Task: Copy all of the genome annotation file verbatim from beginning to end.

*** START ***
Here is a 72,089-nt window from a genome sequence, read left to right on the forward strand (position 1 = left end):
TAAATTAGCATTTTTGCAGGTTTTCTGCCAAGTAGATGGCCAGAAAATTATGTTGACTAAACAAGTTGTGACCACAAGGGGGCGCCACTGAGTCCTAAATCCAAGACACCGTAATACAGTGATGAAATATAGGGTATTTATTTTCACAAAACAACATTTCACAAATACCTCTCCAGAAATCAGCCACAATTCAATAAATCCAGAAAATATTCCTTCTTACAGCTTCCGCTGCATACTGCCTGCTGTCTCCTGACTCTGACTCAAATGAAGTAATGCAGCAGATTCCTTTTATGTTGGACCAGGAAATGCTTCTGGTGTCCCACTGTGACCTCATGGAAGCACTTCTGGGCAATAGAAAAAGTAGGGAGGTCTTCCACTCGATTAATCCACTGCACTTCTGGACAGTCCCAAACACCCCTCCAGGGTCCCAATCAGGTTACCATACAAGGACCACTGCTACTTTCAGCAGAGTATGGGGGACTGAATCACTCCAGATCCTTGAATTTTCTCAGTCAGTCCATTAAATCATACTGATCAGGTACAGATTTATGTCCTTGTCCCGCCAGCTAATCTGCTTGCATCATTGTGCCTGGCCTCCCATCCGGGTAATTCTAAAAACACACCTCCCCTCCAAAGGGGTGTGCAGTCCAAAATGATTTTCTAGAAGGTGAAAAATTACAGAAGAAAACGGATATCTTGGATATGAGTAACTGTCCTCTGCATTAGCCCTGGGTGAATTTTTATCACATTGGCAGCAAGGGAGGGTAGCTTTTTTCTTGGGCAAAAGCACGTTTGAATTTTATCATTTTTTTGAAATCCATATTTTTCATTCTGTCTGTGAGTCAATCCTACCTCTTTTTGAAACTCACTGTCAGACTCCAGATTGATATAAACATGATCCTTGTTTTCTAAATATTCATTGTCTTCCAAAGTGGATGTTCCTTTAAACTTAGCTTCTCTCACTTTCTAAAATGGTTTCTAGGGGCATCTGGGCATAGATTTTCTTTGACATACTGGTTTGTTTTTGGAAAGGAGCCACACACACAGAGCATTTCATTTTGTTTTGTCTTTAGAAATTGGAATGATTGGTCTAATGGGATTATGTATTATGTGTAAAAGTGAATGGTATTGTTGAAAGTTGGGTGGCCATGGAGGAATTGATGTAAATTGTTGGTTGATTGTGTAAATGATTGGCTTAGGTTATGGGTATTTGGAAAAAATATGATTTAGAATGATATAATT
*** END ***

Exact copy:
Here is a 72,089-nt window from a genome sequence, read left to right on the forward strand (position 1 = left end):
TAAATTAGCATTTTTGCAGGTTTTCTGCCAAGTAGATGGCCAGAAAATTATGTTGACTAAACAAGTTGTGACCACAAGGGGGCGCCACTGAGTCCTAAATCCAAGACACCGTAATACAGTGATGAAATATAGGGTATTTATTTTCACAAAACAACATTTCACAAATACCTCTCCAGAAATCAGCCACAATTCAATAAATCCAGAAAATATTCCTTCTTACAGCTTCCGCTGCATACTGCCTGCTGTCTCCTGACTCTGACTCAAATGAAGTAATGCAGCAGATTCCTTTTATGTTGGACCAGGAAATGCTTCTGGTGTCCCACTGTGACCTCATGGAAGCACTTCTGGGCAATAGAAAAAGTAGGGAGGTCTTCCACTCGATTAATCCACTGCACTTCTGGACAGTCCCAAACACCCCTCCAGGGTCCCAATCAGGTTACCATACAAGGACCACTGCTACTTTCAGCAGAGTATGGGGGACTGAATCACTCCAGATCCTTGAATTTTCTCAGTCAGTCCATTAAATCATACTGATCAGGTACAGATTTATGTCCTTGTCCCGCCAGCTAATCTGCTTGCATCATTGTGCCTGGCCTCCCATCCGGGTAATTCTAAAAACACACCTCCCCTCCAAAGGGGTGTGCAGTCCAAAATGATTTTCTAGAAGGTGAAAAATTACAGAAGAAAACGGATATCTTGGATATGAGTAACTGTCCTCTGCATTAGCCCTGGGTGAATTTTTATCACATTGGCAGCAAGGGAGGGTAGCTTTTTTCTTGGGCAAAAGCACGTTTGAATTTTATCATTTTTTTGAAATCCATATTTTTCATTCTGTCTGTGAGTCAATCCTACCTCTTTTTGAAACTCACTGTCAGACTCCAGATTGATATAAACATGATCCTTGTTTTCTAAATATTCATTGTCTTCCAAAGTGGATGTTCCTTTAAACTTAGCTTCTCTCACTTTCTAAAATGGTTTCTAGGGGCATCTGGGCATAGATTTTCTTTGACATACTGGTTTGTTTTTGGAAAGGAGCCACACACACAGAGCATTTCATTTTGTTTTGTCTTTAGAAATTGGAATGATTGGTCTAATGGGATTATGTATTATGTGTAAAAGTGAATGGTATTGTTGAAAGTTGGGTGGCCATGGAGGAATTGATGTAAATTGTTGGTTGATTGTGTAAATGATTGGCTTAGGTTATGGGTATTTGGAAAAAATATGATTTAGAATGATATAATT